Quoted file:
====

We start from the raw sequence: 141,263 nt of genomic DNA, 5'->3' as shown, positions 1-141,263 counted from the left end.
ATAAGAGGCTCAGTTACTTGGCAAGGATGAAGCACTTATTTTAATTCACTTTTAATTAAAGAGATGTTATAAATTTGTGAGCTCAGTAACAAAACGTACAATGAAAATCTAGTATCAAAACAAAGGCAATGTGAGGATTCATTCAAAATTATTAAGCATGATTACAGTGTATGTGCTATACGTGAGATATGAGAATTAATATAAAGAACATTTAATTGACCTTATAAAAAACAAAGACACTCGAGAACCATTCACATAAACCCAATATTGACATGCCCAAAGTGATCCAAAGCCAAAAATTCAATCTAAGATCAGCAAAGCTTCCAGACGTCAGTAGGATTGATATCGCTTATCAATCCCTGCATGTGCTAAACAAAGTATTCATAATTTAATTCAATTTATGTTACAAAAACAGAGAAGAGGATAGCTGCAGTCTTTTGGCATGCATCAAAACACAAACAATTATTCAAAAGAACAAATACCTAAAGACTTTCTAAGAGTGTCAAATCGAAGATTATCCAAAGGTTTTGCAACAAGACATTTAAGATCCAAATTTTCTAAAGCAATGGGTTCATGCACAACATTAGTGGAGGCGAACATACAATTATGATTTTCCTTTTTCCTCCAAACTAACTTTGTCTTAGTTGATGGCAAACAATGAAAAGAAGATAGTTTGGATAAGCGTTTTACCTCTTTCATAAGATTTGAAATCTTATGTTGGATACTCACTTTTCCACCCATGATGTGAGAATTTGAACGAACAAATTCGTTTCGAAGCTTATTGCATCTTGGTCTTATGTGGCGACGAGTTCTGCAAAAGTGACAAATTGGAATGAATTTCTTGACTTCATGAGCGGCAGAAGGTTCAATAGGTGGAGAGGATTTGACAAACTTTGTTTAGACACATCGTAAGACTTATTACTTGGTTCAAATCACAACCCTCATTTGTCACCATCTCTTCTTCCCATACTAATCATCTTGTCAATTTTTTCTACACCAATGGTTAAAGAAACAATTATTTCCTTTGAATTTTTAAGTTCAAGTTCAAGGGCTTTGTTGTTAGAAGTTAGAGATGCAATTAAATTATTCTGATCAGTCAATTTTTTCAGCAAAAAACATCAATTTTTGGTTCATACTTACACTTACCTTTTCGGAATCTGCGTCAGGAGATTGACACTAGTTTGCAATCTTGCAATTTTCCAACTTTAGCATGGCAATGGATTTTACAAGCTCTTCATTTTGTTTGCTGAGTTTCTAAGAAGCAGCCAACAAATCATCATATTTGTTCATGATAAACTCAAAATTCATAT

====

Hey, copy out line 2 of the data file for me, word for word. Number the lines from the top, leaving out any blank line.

ATAAGAGGCTCAGTTACTTGGCAAGGATGAAGCACTTATTTTAATTCACTTTTAATTAAAGAGATGTTATAAATTTGTGAGCTCAGTAACAAAACGTACAATGAAAATCTAGTATCAAAACAAAGGCAATGTGAGGATTCATTCAAAATTATTAAGCATGATTACAGTGTATGTGCTATACGTGAGATATGAGAATTAATATAAAGAACATTTAATTGACCTTATAAAAAACAAAGACACTCGAGAACCATTCACATAAACCCAATATTGACATGCCCAAAGTGATCCAAAGCCAAAAATTCAATCTAAGATCAGCAAAGCTTCCAGACGTCAGTAGGATTGATATCGCTTATCAATCCCTGCATGTGCTAAACAAAGTATTCATAATTTAATTCAATTTATGTTACAAAAACAGAGAAGAGGATAGCTGCAGTCTTTTGGCATGCATCAAAACACAAACAATTATTCAAAAGAACAAATACCTAAAGACTTTCTAAGAGTGTCAAATCGAAGATTATCCAAAGGTTTTGCAACAAGACATTTAAGATCCAAATTTTCTAAAGCAATGGGTTCATGCACAACATTAGTGGAGGCGAACATACAATTATGATTTTCCTTTTTCCTCCAAACTAACTTTGTCTTAGTTGATGGCAAACAATGAAAAGAAGATAGTTTGGATAAGCGTTTTACCTCTTTCATAAGATTTGAAATCTTATGTTGGATACTCACTTTTCCACCCATGATGTGAGAATTTGAACGAACAAATTCGTTTCGAAGCTTATTGCATCTTGGTCTTATGTGGCGACGAGTTCTGCAAAAGTGACAAATTGGAATGAATTTCTTGACTTCATGAGCGGCAGAAGGTTCAATAGGTGGAGAGGATTTGACAAACTTTGTTTAGACACATCGTAAGACTTATTACTTGGTTCAAATCACAACCCTCATTTGTCACCATCTCTTCTTCCCATACTAATCATCTTGTCAATTTTTTCTACACCAATGGTTAAAGAAACAATTATTTCCTTTGAATTTTTAAGTTCAAGTTCAAGGGCTTTGTTGTTAGAAGTTAGAGATGCAATTAAATTATTCTGATCAGTCAATTTTTTCAGCAAAAAACATCAATTTTTGGTTCATACTTACACTTACCTTTTCGGAATCTGCGTCAGGAGATTGACACTAGTTTGCAATCTTGCAATTTTCCAACTTTAGCATGGCAATGGATTTTACAAGCTCTTCATTTTGTTTGCTGAGTTTCTAAGAAGCAGCCAACAAATCATCATATTTGTTCATGATAAACTCAAAATTCATAT